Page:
For a change to be successful, employees must be given the resources and tools they need to adopt it. This is why an internal communications team can’t work in a silo; because when they do, it leads to frustrated leaders saying things like, “We communicated it! Why isn’t it working?” In order to succeed, change and communication initiatives will often need support from the leadership team, operations and many other parts of the business.
The “right amount” of resources and tools to provide will differ according to the scope of your change. But a good heuristic is to try to make employees’ day-to-day lives easier and less stressful rather than the opposite.
For example, if your primary way to announce a change is through an all-company webcast, are you making employees’ lives easier? Not if – in order to attend – they need to move or reschedule their own meetings and convince their managers to let them defer important work. Attendance and engagement would increase dramatically if the webcast was automatically booked and protected in their calendars a month in advance and accompanied by an email that informed managers of its importance. Communicators can craft the perfect message and choose the ideal channel (email, webcast, video, desk drop) to broadcast it, but other parts of the business need to help the audience tune in.
Often, the ever important “What do you need from me?” question is only asked in one direction: By the communications team, to leadership. Asking it back will empower the team and supercharge the way your organization at large navigates change.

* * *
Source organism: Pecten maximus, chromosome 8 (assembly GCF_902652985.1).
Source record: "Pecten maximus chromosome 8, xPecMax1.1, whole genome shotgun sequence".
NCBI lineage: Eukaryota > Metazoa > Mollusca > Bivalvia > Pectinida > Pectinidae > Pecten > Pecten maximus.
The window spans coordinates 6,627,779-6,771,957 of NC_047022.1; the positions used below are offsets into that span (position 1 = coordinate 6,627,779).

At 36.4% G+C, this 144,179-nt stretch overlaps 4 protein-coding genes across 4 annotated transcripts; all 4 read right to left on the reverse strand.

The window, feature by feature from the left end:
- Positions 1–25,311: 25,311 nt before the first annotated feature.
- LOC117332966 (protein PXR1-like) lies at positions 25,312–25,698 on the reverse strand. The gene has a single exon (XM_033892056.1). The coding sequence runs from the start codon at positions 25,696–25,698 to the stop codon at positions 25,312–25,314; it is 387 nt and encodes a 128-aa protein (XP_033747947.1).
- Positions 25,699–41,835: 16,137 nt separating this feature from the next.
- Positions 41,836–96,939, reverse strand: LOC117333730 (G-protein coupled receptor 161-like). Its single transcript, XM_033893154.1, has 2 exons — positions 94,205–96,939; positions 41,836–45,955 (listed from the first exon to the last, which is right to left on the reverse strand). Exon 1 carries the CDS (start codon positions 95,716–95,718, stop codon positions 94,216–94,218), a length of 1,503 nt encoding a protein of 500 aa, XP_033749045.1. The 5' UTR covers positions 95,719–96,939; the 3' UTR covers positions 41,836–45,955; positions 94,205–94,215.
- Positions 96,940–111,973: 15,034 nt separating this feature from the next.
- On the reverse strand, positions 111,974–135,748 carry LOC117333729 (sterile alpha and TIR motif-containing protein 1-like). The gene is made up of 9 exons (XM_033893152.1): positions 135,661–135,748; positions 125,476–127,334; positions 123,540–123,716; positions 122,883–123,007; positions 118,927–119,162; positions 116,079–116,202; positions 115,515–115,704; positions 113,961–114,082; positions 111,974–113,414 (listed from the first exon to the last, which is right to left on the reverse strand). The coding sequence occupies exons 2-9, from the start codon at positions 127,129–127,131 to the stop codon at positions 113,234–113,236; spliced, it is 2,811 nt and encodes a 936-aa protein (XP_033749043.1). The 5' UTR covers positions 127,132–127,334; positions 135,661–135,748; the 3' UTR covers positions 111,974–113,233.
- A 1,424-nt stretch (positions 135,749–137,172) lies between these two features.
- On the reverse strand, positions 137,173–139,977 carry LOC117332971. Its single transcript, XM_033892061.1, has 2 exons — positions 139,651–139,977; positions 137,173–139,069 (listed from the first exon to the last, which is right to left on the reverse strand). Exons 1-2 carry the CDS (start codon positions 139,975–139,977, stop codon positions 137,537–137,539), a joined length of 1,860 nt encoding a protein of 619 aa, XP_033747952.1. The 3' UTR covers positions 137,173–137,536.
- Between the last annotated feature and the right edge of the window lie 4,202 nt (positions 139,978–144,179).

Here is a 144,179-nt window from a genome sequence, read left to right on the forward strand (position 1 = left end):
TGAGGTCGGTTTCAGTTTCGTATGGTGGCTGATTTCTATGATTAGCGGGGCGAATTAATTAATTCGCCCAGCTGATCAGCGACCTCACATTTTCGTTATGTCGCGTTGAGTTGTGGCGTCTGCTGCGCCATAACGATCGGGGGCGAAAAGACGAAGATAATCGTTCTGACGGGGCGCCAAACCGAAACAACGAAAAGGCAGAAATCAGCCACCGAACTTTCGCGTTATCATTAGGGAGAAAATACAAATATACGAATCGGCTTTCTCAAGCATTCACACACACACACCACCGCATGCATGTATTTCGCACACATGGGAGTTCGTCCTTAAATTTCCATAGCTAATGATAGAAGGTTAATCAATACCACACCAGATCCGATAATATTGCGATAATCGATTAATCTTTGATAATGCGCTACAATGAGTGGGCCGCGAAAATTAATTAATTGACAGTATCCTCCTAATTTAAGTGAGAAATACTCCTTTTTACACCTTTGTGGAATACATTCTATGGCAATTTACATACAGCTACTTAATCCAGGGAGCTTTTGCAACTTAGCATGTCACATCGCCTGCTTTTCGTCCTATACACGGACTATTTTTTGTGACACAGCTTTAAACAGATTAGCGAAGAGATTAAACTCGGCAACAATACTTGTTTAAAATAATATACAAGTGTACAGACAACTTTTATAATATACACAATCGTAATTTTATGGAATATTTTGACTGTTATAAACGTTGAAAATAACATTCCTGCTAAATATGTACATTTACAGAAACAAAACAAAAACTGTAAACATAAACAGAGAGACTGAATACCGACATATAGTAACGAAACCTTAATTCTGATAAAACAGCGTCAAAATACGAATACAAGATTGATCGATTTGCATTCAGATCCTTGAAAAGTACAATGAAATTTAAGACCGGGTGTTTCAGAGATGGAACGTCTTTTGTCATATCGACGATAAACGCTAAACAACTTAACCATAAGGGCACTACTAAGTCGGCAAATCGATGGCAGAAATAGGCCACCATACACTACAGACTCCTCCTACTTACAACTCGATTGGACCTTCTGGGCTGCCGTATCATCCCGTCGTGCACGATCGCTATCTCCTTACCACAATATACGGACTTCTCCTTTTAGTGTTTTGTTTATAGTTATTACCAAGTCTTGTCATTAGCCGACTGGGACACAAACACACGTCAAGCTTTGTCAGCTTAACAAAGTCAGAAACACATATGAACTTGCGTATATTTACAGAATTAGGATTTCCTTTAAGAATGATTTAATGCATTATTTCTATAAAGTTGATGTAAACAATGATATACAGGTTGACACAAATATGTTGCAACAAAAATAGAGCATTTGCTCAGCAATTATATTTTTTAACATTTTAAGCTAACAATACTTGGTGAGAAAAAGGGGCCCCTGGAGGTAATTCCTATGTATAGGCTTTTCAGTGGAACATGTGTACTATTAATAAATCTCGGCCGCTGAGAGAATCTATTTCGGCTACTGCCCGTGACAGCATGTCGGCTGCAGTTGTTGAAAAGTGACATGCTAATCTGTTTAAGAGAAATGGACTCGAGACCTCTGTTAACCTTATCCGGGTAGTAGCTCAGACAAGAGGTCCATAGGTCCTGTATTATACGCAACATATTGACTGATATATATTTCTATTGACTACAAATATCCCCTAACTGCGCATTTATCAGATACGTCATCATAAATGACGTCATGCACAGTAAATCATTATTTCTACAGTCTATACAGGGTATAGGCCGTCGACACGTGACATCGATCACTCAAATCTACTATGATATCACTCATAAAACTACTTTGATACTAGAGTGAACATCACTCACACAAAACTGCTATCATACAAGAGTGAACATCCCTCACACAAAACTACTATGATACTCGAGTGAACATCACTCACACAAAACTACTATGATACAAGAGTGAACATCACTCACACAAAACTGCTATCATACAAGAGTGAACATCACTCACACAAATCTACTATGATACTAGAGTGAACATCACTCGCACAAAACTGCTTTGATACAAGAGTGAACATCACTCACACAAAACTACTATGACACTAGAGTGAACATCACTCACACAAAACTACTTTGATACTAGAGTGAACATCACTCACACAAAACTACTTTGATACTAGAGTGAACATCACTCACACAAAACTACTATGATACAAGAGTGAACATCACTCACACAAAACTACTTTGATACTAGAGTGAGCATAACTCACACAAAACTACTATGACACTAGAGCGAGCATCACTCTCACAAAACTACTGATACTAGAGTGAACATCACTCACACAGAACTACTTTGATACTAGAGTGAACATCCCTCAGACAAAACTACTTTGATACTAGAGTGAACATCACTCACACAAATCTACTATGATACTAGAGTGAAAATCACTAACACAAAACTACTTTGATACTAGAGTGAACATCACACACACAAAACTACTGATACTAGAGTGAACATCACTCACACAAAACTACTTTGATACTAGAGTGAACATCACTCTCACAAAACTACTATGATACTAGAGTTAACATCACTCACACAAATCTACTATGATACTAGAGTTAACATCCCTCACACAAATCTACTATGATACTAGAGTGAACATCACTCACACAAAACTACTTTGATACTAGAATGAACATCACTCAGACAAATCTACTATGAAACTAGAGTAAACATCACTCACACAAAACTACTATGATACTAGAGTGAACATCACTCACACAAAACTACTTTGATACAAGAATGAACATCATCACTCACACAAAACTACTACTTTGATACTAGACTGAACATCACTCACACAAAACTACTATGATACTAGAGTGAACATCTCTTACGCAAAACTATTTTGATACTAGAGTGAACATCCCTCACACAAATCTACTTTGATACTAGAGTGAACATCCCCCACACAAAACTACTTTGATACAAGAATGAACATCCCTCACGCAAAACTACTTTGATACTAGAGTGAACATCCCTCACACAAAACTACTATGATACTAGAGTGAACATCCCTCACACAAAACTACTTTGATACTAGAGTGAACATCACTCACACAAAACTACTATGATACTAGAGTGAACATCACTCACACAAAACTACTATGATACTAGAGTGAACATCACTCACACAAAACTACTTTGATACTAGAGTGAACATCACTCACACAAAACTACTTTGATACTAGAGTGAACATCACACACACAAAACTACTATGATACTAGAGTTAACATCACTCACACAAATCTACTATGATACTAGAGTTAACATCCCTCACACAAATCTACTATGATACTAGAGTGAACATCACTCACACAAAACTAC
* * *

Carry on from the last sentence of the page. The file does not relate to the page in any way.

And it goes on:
If clarity and specificity are gifts you give your message and resources are gifts you give employees, then measurement is the gift you give yourself. Implementing solid measurement practices is a lot like going to the dentist. It can feel arduous, inconvenient and like you always have something more important to do. But it’s a critical habit to have for your change initiatives, communication functions and winning smile.
Start at the start. Think about measurement before you build your plan; don’t relegate it to the “whatever’s left” line in your budget. This will also help to ensure that you measure the right things, which are usually the new behaviours you want to encourage. For example, if an internet service provider wants to become more customer experience-centric, it should stop evaluating call centre employees on average call duration and instead measure customer satisfaction.
Some people use statistics as a drunk man uses a lamp-post: for support rather than illumination.
~ Andrew Lang
While what to measure can feel like an operational decision, that decision can have downstream effects on communication. Measurement can be a powerful enabler of communication. Publicly embracing a robust measurement and reporting scheme will signal to employees that “this time is different”. And when empirical progress gets shared, those momentum-building messages can themselves be measured for efficacy, helping your communications team fine-tune messaging frequency, channels and content.
Communicate clearly and honestly. Give people a message that makes sense to them. Provide the resources required to adopt the change, not just the language to understand it. Learn from every interaction. And then finally, communicate – clearly and honestly – what you've learned.
This creates a loop. A story. A virtuous cycle. And an organization that responds to change in an adaptive, agile way.